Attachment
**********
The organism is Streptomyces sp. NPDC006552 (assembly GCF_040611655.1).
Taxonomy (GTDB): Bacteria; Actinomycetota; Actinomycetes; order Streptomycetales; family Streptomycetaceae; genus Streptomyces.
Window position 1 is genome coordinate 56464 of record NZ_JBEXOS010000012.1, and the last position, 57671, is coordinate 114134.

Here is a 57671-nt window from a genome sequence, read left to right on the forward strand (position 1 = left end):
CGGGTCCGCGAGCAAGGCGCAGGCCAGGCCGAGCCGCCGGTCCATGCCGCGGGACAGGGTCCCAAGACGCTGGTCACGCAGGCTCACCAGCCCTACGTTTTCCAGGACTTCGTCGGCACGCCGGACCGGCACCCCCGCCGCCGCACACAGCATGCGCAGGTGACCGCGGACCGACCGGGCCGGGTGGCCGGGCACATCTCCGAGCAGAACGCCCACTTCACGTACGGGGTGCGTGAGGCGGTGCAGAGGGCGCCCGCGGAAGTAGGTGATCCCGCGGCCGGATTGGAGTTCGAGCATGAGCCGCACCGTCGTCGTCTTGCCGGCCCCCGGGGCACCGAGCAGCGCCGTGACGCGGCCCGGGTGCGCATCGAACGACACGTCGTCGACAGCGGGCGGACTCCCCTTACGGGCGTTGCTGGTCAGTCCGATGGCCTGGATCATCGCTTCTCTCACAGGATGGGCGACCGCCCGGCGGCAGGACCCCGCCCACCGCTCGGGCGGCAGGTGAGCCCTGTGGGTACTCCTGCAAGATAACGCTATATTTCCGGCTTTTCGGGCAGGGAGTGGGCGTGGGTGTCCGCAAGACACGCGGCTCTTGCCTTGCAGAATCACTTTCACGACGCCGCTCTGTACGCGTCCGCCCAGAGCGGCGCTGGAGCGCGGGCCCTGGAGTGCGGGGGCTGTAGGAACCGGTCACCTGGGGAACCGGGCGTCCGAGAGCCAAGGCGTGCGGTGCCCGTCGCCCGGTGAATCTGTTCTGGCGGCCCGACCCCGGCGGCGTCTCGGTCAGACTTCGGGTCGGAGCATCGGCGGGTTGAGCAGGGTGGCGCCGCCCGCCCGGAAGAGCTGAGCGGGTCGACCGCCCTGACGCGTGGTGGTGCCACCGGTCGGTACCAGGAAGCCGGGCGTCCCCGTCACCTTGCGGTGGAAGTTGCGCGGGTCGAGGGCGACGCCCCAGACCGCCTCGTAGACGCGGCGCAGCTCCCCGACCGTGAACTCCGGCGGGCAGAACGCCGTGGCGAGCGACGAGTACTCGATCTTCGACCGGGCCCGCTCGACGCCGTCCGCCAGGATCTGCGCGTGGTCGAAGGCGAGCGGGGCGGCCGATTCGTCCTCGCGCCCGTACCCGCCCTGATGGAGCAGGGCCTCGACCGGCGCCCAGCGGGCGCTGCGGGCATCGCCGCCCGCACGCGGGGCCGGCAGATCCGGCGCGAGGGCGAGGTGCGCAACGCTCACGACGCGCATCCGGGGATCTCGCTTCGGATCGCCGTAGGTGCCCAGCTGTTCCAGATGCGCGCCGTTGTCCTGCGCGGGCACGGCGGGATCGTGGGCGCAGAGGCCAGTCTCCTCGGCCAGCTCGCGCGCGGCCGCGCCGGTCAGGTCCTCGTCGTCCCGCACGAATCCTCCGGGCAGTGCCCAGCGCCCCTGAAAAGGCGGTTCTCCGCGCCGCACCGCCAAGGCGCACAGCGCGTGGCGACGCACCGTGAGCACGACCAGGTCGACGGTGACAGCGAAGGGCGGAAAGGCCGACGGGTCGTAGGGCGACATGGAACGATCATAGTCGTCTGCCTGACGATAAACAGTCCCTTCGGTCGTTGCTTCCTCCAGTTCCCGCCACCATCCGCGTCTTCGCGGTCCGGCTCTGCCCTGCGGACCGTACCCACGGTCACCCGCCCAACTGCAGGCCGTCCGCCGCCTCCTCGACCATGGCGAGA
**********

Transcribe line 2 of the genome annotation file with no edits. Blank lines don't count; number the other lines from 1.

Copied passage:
Taxonomy (GTDB): Bacteria; Actinomycetota; Actinomycetes; order Streptomycetales; family Streptomycetaceae; genus Streptomyces.